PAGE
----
Oklahoma Supreme Court deems state-funded religious charter school unconstitutional

The Oklahoma Supreme Court on Tuesday issued a ruling stating that the state’s approval of the first publicly funded religious charter school in the nation violates state and federal law, and is deemed unconstitutional.

State Attorney General Gentner Drummond filed a lawsuit against the Statewide Virtual Charter School Board on Oct. 20 following the board’s 3-2 vote in favor of establishing St. Isidore of Seville Catholic Virtual School. The state Supreme Court, which took on original jurisdiction in the matter, conducted oral arguments regarding a contract between the Oklahoma Statewide Virtual Charter School Board and a religious charter school on April 2.

The case has garnered attention due to its religious implications within a public charter school framework and the potential for a precedent-setting judgment. Charter schools, though privately operated, receive public funding. To date, schools with a strong religious focus have not existed, largely due to the controversy surrounding the use of public funds for parochial education. These schools have the authority to determine their own curriculum and teaching methodologies.

The court has granted the school a 10-day period to request a rehearing of the case, which is anticipated to be contested.

“We will explore all legal avenues and remain committed to our belief that St. Isidore could offer significant value to students, irrespective of their socioeconomic status, race, or faith,” Archbishop Paul Coakley of the Archdiocese of Oklahoma City and Bishop David Konderla of the Diocese of Tulsa articulated in a joint statement following Tuesday’s ruling.

Debates center on the religious aspect of Oklahoma’s publicly funded charter school

Lawyers representing the virtual charter school board and St. Isidore asserted that the school, set to be the nation’s first Catholic virtual charter school, would function as a private entity rather than a public school.

In contrast, Justice James Winchester expressed disagreement in his opinion.

“According to Oklahoma law, a charter school is deemed a public institution,” he stated. “Consequently, a charter school must be nonsectarian. … St. Isidore cannot justify its establishment by citing Free Exercise rights as a religious entity.”

The court instructed the Statewide Virtual Charter School Board to annul its contract with St. Isidore. Six justices concurred with Winchester’s ruling, while one partially agreed and dissented partially. One justice dissented entirely, and another recused himself.

The school’s principal, Misty Smith, described the Supreme Court’s decision as “an obstacle for Oklahoma K-12 students and for the concept of free choice and equal opportunities in education.”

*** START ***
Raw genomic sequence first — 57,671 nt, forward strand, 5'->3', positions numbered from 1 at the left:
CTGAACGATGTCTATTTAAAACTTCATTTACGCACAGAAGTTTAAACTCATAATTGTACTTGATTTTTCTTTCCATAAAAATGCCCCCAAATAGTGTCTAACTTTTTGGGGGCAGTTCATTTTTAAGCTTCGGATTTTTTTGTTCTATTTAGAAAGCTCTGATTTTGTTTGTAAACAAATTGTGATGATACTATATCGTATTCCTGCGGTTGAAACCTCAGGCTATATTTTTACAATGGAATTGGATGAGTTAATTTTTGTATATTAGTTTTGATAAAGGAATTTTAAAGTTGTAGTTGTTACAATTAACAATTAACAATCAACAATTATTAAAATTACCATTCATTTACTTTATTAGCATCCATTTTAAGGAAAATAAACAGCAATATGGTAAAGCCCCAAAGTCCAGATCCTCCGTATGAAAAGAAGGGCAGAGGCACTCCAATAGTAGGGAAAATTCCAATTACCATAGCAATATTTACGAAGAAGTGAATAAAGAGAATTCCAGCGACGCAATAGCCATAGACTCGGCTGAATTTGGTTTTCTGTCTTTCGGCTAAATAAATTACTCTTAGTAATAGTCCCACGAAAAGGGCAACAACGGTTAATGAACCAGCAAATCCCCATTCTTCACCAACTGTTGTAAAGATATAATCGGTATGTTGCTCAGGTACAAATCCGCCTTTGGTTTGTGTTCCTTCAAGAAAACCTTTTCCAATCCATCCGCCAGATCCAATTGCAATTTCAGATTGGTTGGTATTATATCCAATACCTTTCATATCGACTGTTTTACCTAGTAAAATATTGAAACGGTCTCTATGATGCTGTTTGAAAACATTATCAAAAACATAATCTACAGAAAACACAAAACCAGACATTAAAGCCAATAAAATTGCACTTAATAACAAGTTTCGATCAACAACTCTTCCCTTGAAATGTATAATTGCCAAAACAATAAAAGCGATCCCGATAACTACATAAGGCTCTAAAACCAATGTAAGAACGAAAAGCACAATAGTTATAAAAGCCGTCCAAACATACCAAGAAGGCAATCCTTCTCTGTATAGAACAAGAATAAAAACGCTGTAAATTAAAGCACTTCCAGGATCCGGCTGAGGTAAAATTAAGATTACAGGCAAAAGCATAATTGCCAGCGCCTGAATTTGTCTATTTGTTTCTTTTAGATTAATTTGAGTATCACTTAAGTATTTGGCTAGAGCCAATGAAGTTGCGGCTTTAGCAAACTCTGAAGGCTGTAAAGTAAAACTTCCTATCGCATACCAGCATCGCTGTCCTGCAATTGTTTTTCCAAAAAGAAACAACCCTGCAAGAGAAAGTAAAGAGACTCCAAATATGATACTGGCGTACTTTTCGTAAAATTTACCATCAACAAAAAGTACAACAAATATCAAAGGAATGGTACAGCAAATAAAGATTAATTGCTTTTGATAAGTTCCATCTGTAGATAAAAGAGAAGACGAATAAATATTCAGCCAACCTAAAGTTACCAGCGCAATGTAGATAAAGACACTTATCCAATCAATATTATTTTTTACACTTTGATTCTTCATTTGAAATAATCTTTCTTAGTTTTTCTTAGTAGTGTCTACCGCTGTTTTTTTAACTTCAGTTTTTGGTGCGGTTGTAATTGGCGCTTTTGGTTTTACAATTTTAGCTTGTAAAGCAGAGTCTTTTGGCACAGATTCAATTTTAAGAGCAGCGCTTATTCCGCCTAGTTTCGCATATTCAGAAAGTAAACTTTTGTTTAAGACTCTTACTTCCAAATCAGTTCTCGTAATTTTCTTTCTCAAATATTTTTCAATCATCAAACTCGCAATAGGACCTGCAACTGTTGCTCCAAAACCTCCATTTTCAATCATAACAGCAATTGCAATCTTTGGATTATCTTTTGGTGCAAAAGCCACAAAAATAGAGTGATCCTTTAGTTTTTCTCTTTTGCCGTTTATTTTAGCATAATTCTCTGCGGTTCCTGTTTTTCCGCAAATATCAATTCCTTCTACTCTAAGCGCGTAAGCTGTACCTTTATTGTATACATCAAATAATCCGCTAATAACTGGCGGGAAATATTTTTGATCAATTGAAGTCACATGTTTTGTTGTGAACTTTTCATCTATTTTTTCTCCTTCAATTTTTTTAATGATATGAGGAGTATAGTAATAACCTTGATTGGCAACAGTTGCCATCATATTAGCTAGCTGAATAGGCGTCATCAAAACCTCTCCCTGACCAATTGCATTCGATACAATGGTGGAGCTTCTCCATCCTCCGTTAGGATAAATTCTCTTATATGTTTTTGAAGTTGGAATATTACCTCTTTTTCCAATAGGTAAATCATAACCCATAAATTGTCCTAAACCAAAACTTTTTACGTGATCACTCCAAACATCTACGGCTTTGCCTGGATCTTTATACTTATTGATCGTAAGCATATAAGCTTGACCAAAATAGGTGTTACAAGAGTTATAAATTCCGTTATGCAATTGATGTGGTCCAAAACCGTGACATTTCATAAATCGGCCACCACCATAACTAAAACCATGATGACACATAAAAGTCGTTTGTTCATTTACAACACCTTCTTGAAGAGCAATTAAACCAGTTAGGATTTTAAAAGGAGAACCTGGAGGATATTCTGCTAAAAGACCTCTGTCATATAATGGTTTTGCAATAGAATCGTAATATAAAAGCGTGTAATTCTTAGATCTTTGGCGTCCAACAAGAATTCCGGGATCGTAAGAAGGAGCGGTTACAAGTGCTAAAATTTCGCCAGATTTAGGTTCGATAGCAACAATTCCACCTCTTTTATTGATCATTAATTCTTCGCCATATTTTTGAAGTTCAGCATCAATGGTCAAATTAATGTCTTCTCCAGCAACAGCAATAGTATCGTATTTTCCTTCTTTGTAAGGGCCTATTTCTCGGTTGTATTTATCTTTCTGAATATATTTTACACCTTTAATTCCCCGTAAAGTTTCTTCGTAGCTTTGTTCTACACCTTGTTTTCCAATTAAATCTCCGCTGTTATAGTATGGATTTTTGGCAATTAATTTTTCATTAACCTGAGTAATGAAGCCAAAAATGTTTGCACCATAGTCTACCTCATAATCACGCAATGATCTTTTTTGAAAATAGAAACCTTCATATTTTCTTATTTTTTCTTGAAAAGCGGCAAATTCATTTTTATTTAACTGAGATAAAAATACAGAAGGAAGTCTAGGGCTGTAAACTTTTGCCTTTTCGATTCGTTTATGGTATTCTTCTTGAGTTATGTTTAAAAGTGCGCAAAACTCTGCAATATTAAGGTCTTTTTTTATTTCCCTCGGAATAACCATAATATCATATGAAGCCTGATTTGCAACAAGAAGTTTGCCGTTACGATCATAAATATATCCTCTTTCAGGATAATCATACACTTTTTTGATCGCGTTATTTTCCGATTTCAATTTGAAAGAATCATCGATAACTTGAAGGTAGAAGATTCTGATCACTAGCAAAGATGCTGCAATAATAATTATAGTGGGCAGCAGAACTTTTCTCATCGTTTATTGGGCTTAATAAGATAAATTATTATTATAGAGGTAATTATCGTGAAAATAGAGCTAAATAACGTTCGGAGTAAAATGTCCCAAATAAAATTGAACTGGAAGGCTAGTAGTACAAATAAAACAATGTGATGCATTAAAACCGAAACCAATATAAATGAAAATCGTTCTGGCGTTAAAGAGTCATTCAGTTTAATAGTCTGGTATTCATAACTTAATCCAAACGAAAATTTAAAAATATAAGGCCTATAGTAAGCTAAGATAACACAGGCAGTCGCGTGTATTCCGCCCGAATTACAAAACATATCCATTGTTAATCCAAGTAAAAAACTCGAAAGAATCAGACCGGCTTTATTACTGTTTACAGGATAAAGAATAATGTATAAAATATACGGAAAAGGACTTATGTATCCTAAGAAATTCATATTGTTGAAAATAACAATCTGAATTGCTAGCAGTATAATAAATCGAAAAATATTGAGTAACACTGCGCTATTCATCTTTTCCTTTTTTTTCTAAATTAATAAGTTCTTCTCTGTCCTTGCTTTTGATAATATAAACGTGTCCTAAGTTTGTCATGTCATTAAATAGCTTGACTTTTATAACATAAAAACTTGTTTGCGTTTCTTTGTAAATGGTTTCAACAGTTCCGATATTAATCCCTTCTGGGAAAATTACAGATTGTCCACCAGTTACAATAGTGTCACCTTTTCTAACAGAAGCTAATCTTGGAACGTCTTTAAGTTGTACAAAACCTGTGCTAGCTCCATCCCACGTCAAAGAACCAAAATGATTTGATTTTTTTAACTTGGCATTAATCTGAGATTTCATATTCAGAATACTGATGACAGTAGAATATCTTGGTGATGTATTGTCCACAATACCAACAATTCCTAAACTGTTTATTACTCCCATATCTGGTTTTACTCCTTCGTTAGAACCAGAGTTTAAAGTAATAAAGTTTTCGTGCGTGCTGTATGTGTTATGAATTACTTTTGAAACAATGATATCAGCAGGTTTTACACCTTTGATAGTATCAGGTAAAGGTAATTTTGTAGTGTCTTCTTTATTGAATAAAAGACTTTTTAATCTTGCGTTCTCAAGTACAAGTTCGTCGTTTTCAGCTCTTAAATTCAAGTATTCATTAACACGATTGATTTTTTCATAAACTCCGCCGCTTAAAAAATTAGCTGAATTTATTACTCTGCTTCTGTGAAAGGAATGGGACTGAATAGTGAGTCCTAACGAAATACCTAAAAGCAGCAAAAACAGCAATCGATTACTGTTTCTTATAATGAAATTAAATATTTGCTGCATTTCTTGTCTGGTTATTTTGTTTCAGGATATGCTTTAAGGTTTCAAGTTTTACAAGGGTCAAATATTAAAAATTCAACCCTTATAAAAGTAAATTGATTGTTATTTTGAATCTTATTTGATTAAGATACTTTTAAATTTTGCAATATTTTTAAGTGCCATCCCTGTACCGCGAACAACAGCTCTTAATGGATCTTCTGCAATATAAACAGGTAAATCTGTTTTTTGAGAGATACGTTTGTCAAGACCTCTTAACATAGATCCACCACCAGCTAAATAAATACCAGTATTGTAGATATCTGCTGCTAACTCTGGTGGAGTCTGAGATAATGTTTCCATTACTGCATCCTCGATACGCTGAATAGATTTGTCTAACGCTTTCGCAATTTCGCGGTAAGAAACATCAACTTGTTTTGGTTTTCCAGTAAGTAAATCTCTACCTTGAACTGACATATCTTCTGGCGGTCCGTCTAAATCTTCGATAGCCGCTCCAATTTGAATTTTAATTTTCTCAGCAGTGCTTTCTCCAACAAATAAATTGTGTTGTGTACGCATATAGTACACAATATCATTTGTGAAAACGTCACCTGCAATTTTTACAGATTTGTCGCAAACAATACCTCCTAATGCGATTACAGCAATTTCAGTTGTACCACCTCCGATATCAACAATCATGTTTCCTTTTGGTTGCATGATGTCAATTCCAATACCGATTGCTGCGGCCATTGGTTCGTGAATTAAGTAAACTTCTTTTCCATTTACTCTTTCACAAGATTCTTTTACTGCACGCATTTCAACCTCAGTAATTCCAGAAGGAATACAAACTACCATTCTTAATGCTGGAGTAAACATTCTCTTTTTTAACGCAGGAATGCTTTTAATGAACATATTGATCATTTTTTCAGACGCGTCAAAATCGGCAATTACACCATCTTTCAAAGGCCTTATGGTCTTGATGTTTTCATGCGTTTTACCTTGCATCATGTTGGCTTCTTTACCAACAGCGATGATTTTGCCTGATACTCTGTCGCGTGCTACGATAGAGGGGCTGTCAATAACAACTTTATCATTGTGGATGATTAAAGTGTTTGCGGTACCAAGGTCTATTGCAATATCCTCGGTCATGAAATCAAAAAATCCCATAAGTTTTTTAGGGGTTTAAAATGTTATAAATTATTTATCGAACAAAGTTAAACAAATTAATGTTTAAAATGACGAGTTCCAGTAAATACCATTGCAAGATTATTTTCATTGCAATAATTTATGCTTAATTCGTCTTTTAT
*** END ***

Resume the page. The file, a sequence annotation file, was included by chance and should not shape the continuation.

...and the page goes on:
In a released statement, Smith affirmed her commitment to persist in the battle and expressed hope that the court’s “mistake can be rectified and that St. Isidore can help pave the way for a future where the needs of all Oklahoma students and families are met, regardless of their backgrounds, income levels, or beliefs.”

Opponents of publicly funded religious school laud ‘unconstitutional’ decision

Multiple organizations representing faith leaders, public school parents, and advocates for public education that took legal action to prevent the state from endorsing and financing St. Isidore released a joint statement commending the court’s rulings on Tuesday. They alleged that the school intended “to discriminate against students, families, and staff, and indoctrinate students into one religion.”

“The Oklahoma Supreme Court’s judgment safeguards public education and upholds the separation of religion and government. Charter schools, being public institutions, must be secular and cater to all students,” stated the American Civil Liberties Union, Americans United for Separation of Church and State, Education Law Center, and the Freedom From Religion Foundation.

The National Alliance for Public Charter Schools, a national non-profit organization advocating for charter schools, echoed the sentiments expressed by the groups.

“We insist on granting every charter school student the same federal and state civil rights and constitutional protections as their counterparts in district schools,” noted Eric Paisner, acting CEO of the National Alliance for Public Charter Schools, in a press release.


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